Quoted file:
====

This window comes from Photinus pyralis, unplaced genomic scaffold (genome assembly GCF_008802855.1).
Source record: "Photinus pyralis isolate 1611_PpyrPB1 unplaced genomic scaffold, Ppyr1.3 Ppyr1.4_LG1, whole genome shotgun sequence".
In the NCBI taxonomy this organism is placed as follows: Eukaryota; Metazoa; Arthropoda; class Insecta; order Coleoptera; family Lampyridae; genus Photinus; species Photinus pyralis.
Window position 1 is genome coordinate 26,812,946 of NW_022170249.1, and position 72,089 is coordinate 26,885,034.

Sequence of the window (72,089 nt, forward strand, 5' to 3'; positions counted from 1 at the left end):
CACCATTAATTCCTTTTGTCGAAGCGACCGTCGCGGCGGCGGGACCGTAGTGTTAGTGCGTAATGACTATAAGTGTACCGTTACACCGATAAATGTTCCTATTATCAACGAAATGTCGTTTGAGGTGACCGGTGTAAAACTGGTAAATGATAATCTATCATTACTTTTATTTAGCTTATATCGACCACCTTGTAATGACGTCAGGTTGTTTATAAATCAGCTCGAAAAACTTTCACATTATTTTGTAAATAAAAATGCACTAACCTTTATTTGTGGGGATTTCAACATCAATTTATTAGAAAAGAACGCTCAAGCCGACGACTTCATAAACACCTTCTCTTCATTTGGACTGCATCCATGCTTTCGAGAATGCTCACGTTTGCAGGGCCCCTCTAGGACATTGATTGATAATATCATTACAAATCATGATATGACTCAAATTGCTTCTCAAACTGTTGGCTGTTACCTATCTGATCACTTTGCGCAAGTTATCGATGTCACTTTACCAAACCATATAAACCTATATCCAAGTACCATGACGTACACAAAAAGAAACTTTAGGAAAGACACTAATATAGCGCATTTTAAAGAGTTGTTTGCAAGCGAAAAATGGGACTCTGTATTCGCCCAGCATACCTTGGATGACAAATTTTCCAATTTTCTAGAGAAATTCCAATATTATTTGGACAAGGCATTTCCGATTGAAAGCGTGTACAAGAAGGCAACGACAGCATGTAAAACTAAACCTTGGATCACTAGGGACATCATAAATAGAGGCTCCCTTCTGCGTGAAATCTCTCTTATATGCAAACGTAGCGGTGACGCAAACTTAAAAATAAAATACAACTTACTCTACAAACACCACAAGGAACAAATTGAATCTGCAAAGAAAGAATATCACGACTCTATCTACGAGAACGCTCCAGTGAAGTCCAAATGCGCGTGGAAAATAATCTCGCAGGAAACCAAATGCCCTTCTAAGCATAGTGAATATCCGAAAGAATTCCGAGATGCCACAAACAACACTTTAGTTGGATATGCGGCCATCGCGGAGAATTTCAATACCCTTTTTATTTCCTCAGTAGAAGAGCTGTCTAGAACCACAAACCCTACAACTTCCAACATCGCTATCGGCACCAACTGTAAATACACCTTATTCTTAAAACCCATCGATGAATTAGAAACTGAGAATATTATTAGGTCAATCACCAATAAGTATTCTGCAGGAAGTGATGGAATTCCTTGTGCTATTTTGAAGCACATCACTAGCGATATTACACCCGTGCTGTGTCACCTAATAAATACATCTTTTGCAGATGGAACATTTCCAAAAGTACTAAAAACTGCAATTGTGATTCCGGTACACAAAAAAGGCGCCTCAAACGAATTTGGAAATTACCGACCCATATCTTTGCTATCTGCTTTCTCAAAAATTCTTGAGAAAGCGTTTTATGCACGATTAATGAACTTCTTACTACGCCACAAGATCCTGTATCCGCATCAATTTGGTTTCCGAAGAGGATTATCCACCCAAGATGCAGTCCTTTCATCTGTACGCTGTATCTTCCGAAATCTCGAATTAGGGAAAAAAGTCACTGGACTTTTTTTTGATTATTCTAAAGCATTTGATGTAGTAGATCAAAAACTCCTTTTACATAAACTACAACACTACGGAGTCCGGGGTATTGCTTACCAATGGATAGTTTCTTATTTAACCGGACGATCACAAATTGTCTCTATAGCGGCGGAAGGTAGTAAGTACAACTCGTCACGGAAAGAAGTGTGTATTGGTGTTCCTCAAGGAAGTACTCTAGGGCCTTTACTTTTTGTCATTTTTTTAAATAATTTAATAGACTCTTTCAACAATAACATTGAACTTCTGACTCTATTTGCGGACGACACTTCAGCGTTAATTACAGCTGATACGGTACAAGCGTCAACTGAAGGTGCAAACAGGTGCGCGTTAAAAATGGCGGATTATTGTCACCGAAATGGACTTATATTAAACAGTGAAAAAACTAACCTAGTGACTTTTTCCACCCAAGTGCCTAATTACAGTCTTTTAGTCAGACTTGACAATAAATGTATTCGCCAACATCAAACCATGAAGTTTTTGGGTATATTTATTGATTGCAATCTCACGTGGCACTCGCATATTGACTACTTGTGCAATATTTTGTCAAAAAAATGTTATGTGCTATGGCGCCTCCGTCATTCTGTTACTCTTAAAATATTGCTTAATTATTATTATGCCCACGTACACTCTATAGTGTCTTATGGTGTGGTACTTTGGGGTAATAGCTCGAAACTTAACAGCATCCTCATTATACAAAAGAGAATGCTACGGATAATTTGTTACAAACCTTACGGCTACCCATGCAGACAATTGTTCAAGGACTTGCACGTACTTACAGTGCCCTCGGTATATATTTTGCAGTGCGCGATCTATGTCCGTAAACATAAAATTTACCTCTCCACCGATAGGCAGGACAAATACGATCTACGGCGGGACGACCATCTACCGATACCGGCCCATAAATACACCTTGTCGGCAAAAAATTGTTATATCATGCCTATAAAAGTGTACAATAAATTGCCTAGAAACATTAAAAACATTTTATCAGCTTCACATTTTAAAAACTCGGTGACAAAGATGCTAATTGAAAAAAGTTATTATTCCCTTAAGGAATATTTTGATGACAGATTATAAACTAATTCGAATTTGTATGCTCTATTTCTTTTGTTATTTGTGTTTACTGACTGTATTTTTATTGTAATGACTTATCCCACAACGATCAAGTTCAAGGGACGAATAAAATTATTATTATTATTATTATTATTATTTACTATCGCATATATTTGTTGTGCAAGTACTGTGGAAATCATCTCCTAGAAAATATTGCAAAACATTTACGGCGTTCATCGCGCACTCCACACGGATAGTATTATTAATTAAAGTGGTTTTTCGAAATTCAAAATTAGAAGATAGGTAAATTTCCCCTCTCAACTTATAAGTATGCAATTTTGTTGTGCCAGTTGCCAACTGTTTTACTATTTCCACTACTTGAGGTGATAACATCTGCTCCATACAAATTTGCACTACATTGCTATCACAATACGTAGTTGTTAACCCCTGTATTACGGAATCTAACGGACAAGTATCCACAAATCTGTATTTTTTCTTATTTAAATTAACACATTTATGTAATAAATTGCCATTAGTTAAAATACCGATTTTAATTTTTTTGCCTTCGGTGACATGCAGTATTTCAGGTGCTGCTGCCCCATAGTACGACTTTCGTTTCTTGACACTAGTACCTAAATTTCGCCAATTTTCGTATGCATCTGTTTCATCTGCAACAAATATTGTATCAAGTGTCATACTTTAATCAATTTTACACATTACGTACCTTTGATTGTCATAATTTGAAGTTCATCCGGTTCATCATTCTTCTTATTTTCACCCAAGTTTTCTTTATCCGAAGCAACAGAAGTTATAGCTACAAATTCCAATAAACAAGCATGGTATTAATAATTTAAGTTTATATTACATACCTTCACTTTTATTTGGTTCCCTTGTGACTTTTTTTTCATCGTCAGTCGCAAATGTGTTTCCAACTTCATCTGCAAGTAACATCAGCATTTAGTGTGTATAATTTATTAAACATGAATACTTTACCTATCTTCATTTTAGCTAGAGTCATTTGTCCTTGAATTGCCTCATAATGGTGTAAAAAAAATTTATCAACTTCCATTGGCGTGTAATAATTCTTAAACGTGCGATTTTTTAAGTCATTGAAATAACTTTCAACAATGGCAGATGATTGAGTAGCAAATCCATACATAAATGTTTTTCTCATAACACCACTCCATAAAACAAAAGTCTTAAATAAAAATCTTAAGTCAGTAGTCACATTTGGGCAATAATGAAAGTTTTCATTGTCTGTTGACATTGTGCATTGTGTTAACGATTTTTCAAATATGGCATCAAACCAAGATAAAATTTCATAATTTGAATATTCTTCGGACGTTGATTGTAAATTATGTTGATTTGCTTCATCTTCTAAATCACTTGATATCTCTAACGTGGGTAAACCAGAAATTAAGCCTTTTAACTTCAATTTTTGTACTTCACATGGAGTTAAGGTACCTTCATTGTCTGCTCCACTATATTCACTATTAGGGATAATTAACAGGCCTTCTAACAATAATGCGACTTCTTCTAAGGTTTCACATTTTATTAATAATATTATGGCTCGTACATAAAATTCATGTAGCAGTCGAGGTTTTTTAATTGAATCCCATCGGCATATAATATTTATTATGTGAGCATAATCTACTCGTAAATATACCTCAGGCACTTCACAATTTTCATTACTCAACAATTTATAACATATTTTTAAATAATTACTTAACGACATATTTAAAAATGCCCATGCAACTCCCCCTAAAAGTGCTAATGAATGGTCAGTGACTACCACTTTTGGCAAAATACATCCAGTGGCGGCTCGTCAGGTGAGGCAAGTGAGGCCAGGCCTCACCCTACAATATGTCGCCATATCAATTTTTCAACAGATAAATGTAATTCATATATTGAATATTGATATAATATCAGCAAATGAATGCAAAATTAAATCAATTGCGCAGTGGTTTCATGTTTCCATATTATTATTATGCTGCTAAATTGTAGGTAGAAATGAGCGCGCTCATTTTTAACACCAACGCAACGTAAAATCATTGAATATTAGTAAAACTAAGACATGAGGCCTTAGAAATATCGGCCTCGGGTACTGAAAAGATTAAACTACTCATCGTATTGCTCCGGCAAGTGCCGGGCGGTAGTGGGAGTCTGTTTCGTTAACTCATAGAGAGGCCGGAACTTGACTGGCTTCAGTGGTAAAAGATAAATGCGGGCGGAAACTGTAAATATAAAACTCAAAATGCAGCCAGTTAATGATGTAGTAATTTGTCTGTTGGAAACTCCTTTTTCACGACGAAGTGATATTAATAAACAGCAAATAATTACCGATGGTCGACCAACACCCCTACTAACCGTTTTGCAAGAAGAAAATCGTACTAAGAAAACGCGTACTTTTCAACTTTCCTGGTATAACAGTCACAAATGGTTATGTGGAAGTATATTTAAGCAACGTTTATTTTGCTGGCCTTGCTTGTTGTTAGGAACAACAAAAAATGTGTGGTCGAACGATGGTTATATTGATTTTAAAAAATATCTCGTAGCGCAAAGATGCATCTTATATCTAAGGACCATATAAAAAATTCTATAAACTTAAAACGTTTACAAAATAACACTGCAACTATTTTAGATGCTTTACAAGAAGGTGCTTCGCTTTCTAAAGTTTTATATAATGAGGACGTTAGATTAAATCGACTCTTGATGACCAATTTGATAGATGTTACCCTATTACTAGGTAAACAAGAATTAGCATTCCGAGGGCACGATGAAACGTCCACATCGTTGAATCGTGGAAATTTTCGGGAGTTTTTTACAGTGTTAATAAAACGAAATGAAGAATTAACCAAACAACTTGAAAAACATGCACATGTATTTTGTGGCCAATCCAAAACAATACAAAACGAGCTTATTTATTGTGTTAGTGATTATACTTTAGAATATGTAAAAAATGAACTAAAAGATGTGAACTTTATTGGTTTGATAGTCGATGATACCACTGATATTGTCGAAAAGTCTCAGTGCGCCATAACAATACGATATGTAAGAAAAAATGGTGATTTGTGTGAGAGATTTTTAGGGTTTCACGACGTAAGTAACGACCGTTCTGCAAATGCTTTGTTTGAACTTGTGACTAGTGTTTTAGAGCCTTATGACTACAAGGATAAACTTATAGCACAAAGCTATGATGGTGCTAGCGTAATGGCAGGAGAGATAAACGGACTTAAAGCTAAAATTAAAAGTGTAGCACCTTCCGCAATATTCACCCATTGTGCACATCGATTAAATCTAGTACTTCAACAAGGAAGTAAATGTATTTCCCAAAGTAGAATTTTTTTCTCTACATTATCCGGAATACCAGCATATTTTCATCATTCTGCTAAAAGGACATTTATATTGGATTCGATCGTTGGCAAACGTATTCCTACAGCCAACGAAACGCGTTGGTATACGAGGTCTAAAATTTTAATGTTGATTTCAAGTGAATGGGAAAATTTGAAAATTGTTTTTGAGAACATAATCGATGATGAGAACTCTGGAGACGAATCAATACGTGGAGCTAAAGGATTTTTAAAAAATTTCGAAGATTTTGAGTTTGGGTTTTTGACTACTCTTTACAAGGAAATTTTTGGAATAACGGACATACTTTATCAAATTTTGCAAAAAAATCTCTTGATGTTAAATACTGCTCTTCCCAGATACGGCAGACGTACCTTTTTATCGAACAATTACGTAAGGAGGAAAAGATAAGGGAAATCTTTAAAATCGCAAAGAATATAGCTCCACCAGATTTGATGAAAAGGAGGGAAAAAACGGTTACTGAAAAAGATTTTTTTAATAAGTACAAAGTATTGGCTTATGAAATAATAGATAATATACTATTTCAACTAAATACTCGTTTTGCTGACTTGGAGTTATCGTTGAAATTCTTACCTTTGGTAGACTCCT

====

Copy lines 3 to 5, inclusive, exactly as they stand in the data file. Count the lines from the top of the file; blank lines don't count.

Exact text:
In the NCBI taxonomy this organism is placed as follows: Eukaryota; Metazoa; Arthropoda; class Insecta; order Coleoptera; family Lampyridae; genus Photinus; species Photinus pyralis.
Window position 1 is genome coordinate 26,812,946 of NW_022170249.1, and position 72,089 is coordinate 26,885,034.

Sequence of the window (72,089 nt, forward strand, 5' to 3'; positions counted from 1 at the left end):